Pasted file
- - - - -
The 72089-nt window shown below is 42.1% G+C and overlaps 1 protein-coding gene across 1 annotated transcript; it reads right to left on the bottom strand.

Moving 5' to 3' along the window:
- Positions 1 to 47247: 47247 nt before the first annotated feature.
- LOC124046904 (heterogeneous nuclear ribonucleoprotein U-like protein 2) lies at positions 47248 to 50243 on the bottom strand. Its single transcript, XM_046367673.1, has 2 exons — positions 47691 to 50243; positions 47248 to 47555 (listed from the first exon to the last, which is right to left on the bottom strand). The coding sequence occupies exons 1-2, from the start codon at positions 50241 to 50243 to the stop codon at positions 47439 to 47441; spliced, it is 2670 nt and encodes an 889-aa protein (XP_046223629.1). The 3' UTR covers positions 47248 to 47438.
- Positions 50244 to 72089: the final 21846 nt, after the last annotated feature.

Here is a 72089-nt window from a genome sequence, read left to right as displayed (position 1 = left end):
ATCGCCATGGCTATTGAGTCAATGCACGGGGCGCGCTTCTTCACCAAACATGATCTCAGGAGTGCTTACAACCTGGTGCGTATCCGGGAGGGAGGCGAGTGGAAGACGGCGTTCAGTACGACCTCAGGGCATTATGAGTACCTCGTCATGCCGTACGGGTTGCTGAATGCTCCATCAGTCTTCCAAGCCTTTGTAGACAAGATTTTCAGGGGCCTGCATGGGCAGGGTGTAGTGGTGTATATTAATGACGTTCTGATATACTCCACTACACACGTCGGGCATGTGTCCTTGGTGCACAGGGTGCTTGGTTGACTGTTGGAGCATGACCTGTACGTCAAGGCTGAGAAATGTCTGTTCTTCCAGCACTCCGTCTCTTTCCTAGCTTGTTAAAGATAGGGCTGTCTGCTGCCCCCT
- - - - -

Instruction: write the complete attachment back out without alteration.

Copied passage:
The 72089-nt window shown below is 42.1% G+C and overlaps 1 protein-coding gene across 1 annotated transcript; it reads right to left on the bottom strand.

Moving 5' to 3' along the window:
- Positions 1 to 47247: 47247 nt before the first annotated feature.
- LOC124046904 (heterogeneous nuclear ribonucleoprotein U-like protein 2) lies at positions 47248 to 50243 on the bottom strand. Its single transcript, XM_046367673.1, has 2 exons — positions 47691 to 50243; positions 47248 to 47555 (listed from the first exon to the last, which is right to left on the bottom strand). The coding sequence occupies exons 1-2, from the start codon at positions 50241 to 50243 to the stop codon at positions 47439 to 47441; spliced, it is 2670 nt and encodes an 889-aa protein (XP_046223629.1). The 3' UTR covers positions 47248 to 47438.
- Positions 50244 to 72089: the final 21846 nt, after the last annotated feature.

Here is a 72089-nt window from a genome sequence, read left to right as displayed (position 1 = left end):
ATCGCCATGGCTATTGAGTCAATGCACGGGGCGCGCTTCTTCACCAAACATGATCTCAGGAGTGCTTACAACCTGGTGCGTATCCGGGAGGGAGGCGAGTGGAAGACGGCGTTCAGTACGACCTCAGGGCATTATGAGTACCTCGTCATGCCGTACGGGTTGCTGAATGCTCCATCAGTCTTCCAAGCCTTTGTAGACAAGATTTTCAGGGGCCTGCATGGGCAGGGTGTAGTGGTGTATATTAATGACGTTCTGATATACTCCACTACACACGTCGGGCATGTGTCCTTGGTGCACAGGGTGCTTGGTTGACTGTTGGAGCATGACCTGTACGTCAAGGCTGAGAAATGTCTGTTCTTCCAGCACTCCGTCTCTTTCCTAGCTTGTTAAAGATAGGGCTGTCTGCTGCCCCCT